Demopolis in Marengo County, Alabama — The American South (East South Central)
Original construction date worked into orange-hued brick on south side chimney. Brown-hued brick addition built onto front in 1849, requiring removal of two-tiered, columned entrance portico. Present shed-roofed porch added in twentieth century by Jesse G. Whitfield, replacing small 1849 portico.
Interior woodwork and wainscoting bear original “faux bois” graining to simulate bird’s eye maple done by slave, Bob Ashe, who became a well-known carpenter in postbellum Demopolis.
Erected 1993 by Alabama Historical Association.
Topics. This historical marker is listed in these topic lists: African Americans • Architecture. A significant historical year for this entry is 1840.
Location. 32° 29.125′ N, 87° 52.051′ W. Marker is in DemopolisTouch for map. Marker is at or near this postal address: 901 Highway 80 East, Demopolis AL 36732, United States of America. Touch for directions.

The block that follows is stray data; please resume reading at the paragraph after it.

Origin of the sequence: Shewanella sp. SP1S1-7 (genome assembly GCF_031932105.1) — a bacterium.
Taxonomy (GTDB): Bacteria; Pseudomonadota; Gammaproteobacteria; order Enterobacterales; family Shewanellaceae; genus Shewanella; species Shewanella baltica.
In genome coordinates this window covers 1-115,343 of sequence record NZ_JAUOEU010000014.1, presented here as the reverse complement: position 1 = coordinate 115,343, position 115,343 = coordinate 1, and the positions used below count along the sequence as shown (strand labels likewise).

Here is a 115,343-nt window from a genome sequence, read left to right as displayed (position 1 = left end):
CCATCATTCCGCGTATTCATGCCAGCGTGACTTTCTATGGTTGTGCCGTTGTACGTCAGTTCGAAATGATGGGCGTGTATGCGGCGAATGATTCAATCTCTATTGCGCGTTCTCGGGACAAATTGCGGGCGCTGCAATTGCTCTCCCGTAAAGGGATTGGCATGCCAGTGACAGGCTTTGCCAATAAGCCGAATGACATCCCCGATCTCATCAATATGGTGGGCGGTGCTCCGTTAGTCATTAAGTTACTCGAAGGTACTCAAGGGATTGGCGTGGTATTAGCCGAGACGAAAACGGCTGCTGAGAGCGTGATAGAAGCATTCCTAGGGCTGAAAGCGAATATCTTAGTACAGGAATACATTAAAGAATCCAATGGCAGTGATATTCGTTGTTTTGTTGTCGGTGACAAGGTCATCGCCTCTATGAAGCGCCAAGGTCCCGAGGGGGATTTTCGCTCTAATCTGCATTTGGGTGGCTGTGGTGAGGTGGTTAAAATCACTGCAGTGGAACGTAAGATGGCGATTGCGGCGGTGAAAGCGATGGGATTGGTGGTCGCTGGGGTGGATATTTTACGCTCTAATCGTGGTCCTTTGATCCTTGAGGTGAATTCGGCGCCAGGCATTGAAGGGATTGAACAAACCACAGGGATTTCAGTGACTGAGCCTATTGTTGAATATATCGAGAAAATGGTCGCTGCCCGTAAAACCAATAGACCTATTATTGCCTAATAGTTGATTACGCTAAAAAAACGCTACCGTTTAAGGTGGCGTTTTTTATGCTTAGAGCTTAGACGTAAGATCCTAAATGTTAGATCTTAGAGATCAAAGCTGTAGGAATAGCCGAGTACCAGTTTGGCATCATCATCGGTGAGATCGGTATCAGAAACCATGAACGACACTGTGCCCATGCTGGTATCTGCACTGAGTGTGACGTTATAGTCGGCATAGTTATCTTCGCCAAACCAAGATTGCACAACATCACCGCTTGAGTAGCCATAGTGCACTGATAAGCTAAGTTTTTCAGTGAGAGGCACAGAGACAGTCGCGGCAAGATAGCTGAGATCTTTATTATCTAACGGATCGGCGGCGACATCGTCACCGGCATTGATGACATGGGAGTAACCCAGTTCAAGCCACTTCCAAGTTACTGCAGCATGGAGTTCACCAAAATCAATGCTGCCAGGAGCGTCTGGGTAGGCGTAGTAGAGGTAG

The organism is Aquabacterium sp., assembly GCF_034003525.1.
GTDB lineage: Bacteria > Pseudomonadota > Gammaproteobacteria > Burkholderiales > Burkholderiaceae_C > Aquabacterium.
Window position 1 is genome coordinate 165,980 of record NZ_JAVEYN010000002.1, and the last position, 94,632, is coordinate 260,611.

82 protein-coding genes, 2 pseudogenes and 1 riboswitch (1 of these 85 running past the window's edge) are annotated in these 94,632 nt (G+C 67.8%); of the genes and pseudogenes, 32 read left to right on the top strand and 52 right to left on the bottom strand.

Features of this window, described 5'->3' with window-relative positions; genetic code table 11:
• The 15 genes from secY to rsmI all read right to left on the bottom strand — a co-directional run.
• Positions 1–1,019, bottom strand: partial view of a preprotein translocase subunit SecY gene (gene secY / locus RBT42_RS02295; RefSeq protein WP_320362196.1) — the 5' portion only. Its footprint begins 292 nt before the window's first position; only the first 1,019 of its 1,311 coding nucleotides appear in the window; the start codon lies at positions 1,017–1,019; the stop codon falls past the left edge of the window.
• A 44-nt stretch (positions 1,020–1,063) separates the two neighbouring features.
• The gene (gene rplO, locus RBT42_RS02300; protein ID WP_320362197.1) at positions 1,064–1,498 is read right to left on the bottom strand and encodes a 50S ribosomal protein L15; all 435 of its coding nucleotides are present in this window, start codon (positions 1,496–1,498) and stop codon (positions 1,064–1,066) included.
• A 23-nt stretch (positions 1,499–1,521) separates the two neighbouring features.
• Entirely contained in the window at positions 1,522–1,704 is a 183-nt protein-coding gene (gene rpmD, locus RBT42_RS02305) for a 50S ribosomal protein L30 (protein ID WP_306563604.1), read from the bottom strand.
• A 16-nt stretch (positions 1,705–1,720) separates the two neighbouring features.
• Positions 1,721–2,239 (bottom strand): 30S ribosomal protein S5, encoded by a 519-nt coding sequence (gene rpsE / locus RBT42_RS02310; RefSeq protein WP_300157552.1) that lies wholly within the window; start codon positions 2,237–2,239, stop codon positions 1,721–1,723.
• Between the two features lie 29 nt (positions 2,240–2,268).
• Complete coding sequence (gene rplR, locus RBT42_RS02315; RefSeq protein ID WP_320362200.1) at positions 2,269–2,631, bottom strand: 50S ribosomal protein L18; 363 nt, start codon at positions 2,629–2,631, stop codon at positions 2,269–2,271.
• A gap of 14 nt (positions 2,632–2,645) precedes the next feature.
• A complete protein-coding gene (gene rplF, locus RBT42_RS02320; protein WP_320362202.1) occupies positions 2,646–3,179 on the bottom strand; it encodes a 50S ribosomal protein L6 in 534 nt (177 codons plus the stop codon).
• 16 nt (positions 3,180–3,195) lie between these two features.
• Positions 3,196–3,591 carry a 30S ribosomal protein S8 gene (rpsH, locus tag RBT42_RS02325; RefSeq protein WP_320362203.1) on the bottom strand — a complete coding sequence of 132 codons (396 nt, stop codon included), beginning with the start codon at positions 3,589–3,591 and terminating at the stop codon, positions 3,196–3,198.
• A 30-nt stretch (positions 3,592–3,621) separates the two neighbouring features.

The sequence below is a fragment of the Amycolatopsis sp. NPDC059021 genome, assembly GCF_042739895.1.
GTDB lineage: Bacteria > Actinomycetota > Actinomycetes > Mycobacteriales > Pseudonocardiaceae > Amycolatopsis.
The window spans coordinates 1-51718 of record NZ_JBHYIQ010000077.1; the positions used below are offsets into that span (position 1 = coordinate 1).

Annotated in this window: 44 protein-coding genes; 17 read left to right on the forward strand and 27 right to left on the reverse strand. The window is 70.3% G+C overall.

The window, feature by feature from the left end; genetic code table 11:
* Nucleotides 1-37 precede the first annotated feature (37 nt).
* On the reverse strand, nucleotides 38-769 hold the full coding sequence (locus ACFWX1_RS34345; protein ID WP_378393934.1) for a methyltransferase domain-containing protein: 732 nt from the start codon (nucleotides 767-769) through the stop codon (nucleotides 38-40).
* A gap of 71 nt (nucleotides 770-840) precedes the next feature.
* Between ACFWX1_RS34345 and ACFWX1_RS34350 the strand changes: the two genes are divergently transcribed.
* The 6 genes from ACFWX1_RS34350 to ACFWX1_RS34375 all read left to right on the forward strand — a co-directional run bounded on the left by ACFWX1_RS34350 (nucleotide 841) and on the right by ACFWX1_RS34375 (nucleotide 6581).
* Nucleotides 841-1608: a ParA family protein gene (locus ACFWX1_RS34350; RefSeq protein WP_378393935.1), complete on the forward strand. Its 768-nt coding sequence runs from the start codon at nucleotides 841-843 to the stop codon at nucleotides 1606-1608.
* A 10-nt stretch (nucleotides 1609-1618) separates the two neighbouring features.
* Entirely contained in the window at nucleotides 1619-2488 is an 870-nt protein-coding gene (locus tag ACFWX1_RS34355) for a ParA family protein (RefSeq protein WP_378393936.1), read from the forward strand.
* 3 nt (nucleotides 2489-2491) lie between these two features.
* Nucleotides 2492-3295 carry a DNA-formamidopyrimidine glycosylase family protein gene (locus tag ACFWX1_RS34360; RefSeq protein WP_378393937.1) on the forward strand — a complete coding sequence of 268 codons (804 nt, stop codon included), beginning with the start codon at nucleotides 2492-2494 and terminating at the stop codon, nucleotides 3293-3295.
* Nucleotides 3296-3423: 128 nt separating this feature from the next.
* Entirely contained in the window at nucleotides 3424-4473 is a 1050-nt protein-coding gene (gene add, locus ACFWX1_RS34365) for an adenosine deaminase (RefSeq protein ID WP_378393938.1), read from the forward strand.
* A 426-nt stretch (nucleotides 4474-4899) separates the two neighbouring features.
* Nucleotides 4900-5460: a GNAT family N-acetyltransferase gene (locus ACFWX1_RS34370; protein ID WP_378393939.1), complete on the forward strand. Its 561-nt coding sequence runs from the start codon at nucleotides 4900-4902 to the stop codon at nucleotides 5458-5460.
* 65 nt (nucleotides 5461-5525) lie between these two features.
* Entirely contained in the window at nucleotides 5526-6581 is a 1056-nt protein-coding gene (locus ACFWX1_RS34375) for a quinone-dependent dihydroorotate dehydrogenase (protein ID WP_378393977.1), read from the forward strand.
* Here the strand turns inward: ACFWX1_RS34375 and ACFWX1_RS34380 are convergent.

Other nearby markers. At least 8 other markers are within 3 miles of this marker, measured as the crow flies. Whitfield Canal (approx. 2.3 miles away); Gaineswood (approx. 2˝ miles away); St. Leo’s Catholic Church (approx. 2.6 miles away); Demopolis Methodist Church (approx. 2.7 miles away); Alabama Cattlemen’s Association (approx. 2.8 miles away); Marengo County Confederate Monument (approx. 2.8 miles away); The Demopolis Opera House / Lillian Hellman And (approx. 2.9 miles away); The Demopolis Theater District (approx. 2.9 miles away). Touch for a list and map of all markers in Demopolis.
Regarding Foscue House. The Foscue House is currently used as a restaurant and aptly named The Foscue House Restaurant.
Also see . . . The Foscue House Restaurant. (Submitted on November 18, 2010, by Timothy Carr of Birmingham, Alabama.)
Credits. This page was last revised on November 3, 2019. It was originally submitted on November 18, 2010, by Timothy Carr of Birmingham, Alabama. This page has been viewed 1,188 times since then and 107 times this year. Photos: 1, 2, 3, 4, 5, 6, 7, 8, 9, 10, 11, 12, 13, 14. submitted on November 18, 2010, by Timothy Carr of Birmingham, Alabama. • Bill Pfingsten was the editor who published this page.